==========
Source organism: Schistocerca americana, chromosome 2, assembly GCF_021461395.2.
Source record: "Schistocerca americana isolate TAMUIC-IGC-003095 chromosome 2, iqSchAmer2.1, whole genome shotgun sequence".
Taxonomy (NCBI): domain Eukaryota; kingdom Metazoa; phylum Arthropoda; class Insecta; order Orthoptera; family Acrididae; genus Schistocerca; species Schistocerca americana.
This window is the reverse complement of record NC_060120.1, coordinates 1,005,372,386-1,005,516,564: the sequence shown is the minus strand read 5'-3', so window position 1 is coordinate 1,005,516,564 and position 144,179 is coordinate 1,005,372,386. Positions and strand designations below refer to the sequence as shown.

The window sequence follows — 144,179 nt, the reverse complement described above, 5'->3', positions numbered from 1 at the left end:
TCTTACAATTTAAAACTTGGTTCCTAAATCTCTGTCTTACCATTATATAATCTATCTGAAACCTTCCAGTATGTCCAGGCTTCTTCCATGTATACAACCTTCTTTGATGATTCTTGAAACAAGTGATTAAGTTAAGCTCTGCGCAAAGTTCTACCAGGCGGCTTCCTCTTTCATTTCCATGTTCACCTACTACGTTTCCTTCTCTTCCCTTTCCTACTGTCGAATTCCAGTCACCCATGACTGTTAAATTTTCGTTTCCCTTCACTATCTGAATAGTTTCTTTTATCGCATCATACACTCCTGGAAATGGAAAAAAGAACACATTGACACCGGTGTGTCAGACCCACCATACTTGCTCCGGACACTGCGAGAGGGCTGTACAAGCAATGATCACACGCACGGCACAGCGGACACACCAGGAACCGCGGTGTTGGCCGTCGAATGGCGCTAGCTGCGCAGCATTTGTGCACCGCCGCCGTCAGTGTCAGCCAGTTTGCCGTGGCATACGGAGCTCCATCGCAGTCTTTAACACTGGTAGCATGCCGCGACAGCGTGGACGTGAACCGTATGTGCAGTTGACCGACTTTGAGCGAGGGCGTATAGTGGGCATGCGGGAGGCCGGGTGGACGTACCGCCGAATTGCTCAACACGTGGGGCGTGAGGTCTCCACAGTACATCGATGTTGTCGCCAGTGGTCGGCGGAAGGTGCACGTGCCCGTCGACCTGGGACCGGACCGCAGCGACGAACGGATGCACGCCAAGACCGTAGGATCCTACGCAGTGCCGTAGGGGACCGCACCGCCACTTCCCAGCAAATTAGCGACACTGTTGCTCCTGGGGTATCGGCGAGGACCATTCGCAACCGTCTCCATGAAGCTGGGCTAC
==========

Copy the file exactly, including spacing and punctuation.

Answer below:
Source organism: Schistocerca americana, chromosome 2, assembly GCF_021461395.2.
Source record: "Schistocerca americana isolate TAMUIC-IGC-003095 chromosome 2, iqSchAmer2.1, whole genome shotgun sequence".
Taxonomy (NCBI): domain Eukaryota; kingdom Metazoa; phylum Arthropoda; class Insecta; order Orthoptera; family Acrididae; genus Schistocerca; species Schistocerca americana.
This window is the reverse complement of record NC_060120.1, coordinates 1,005,372,386-1,005,516,564: the sequence shown is the minus strand read 5'-3', so window position 1 is coordinate 1,005,516,564 and position 144,179 is coordinate 1,005,372,386. Positions and strand designations below refer to the sequence as shown.

The window sequence follows — 144,179 nt, the reverse complement described above, 5'->3', positions numbered from 1 at the left end:
TCTTACAATTTAAAACTTGGTTCCTAAATCTCTGTCTTACCATTATATAATCTATCTGAAACCTTCCAGTATGTCCAGGCTTCTTCCATGTATACAACCTTCTTTGATGATTCTTGAAACAAGTGATTAAGTTAAGCTCTGCGCAAAGTTCTACCAGGCGGCTTCCTCTTTCATTTCCATGTTCACCTACTACGTTTCCTTCTCTTCCCTTTCCTACTGTCGAATTCCAGTCACCCATGACTGTTAAATTTTCGTTTCCCTTCACTATCTGAATAGTTTCTTTTATCGCATCATACACTCCTGGAAATGGAAAAAAGAACACATTGACACCGGTGTGTCAGACCCACCATACTTGCTCCGGACACTGCGAGAGGGCTGTACAAGCAATGATCACACGCACGGCACAGCGGACACACCAGGAACCGCGGTGTTGGCCGTCGAATGGCGCTAGCTGCGCAGCATTTGTGCACCGCCGCCGTCAGTGTCAGCCAGTTTGCCGTGGCATACGGAGCTCCATCGCAGTCTTTAACACTGGTAGCATGCCGCGACAGCGTGGACGTGAACCGTATGTGCAGTTGACCGACTTTGAGCGAGGGCGTATAGTGGGCATGCGGGAGGCCGGGTGGACGTACCGCCGAATTGCTCAACACGTGGGGCGTGAGGTCTCCACAGTACATCGATGTTGTCGCCAGTGGTCGGCGGAAGGTGCACGTGCCCGTCGACCTGGGACCGGACCGCAGCGACGAACGGATGCACGCCAAGACCGTAGGATCCTACGCAGTGCCGTAGGGGACCGCACCGCCACTTCCCAGCAAATTAGCGACACTGTTGCTCCTGGGGTATCGGCGAGGACCATTCGCAACCGTCTCCATGAAGCTGGGCTAC